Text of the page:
Organizational culture that promotes project management
Firstly, project managers and specialists. must be in favour of the changes. Project team member is engaged in detailed planning of projects and supervision of their implementation. Individual project tasks are performed by a project team members and other people (employees, subcontractors, etc.). The task of project management is not only to create a detailed schedule for implementation of the project, together with the allocation of resources to individual tasks, but also to examine the consistency of its objectives, the creation of the communication plan of the project and risk management.
Project management specialist prepares its implementation plan and directs the project by the following activities:
- Definition of the project (together with the main parties involved in the project) describes the objectives, scope, results and precisely defines the criteria for success,
- Decomposition of the project to main tasks and subtasks, thus creating a work breakdown structure (WBS) of tasks,
- Creating a project schedule by estimating the durations of individual tasks and determination of the temporal relationships between them,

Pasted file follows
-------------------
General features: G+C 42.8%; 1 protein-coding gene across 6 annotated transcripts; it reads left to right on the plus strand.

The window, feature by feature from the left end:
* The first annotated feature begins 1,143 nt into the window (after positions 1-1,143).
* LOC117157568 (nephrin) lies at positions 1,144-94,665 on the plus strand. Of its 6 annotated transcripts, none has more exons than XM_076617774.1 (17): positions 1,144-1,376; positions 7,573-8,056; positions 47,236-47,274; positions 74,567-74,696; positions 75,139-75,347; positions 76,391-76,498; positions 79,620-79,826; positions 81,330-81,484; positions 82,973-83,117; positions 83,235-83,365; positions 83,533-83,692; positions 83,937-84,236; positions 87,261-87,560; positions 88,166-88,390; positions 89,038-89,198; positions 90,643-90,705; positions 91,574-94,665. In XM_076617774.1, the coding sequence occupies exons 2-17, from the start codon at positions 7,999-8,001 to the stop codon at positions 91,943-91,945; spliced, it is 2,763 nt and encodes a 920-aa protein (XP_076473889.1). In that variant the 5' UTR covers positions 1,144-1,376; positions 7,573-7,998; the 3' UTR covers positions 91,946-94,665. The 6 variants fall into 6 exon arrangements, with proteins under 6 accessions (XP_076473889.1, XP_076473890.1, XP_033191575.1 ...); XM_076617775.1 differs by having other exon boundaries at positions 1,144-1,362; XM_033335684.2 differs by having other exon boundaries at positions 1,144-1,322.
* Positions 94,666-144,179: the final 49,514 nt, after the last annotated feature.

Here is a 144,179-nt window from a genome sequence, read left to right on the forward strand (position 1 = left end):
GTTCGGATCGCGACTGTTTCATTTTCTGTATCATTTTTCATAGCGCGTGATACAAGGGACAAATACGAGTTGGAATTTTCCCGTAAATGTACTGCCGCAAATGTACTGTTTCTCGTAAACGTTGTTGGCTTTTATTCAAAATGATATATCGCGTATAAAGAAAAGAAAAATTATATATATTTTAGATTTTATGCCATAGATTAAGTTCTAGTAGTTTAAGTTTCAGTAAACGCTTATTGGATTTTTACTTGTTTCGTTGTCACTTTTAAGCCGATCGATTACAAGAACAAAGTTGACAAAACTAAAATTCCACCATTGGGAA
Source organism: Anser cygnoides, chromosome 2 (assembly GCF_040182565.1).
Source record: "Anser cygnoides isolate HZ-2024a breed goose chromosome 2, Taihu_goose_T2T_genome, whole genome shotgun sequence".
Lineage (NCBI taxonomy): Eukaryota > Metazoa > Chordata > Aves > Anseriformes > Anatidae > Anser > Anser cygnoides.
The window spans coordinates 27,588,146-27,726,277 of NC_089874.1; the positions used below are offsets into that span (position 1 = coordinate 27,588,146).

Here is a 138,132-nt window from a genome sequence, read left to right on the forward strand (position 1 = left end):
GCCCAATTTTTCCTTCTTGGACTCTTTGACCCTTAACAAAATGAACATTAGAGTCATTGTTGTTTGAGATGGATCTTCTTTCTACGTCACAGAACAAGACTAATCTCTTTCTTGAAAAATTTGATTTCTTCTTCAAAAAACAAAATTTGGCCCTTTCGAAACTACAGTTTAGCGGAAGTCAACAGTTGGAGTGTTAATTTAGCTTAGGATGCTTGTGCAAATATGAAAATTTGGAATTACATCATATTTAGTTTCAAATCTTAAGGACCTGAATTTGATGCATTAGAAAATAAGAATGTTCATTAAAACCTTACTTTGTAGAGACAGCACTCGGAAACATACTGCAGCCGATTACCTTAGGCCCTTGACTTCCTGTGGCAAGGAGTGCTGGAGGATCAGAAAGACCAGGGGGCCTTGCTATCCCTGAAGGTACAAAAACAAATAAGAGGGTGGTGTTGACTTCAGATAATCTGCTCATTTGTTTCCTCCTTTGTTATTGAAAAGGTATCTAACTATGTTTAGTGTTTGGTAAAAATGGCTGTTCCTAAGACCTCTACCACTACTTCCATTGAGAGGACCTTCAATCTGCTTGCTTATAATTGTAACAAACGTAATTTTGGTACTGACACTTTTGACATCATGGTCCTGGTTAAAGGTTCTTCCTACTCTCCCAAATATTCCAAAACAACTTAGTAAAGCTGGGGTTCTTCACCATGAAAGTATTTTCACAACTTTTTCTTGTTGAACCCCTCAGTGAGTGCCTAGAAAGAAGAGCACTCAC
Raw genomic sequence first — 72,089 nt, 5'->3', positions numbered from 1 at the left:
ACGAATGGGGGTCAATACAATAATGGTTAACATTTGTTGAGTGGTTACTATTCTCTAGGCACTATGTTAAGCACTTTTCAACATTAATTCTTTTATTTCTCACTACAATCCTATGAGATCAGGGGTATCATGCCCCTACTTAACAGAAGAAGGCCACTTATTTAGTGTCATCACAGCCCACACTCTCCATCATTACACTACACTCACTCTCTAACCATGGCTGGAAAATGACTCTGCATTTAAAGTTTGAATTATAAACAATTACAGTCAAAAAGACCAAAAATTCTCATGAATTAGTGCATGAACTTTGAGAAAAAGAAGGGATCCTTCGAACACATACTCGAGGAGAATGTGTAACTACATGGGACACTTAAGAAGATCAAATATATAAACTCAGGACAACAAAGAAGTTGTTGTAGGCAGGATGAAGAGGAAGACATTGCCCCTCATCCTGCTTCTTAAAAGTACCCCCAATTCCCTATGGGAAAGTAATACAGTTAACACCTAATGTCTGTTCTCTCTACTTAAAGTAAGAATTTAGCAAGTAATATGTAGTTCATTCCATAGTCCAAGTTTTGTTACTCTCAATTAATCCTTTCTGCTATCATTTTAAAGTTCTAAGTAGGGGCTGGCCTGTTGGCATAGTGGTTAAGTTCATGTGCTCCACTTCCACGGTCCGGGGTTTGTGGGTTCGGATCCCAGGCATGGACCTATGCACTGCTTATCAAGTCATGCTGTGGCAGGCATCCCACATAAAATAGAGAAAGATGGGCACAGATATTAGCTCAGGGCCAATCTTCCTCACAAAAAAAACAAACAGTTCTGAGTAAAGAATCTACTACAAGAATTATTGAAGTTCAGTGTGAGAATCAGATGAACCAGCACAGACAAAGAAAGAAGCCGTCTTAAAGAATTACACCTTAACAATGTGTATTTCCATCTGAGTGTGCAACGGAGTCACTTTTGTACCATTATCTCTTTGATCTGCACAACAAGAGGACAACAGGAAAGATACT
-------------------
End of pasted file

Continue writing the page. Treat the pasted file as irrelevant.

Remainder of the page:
- Defining a set of resources necessary to complete the project: people, contractors, machinery, equipment and materials,
- Allocation of resources to individual tasks and troubleshooting overload or shortage,
- Analyse of the critical path and the duration of the entire project,
- Project risk management, identifying potential risks and developing response strategies in each case,
- Monitoring progress from the planning stage to the implementation stage of the project, Leading a team of contractors and possibly modify the schedule in case of unexpected events.
Secondly, both managers and project management specialists should, together with management of the company, create an atmosphere that brings out of the people all that is best in them`. The key task of the project manager (project leader) and other managers is to create conditions fostering the creative and structured environment to support efficient operation of the project team.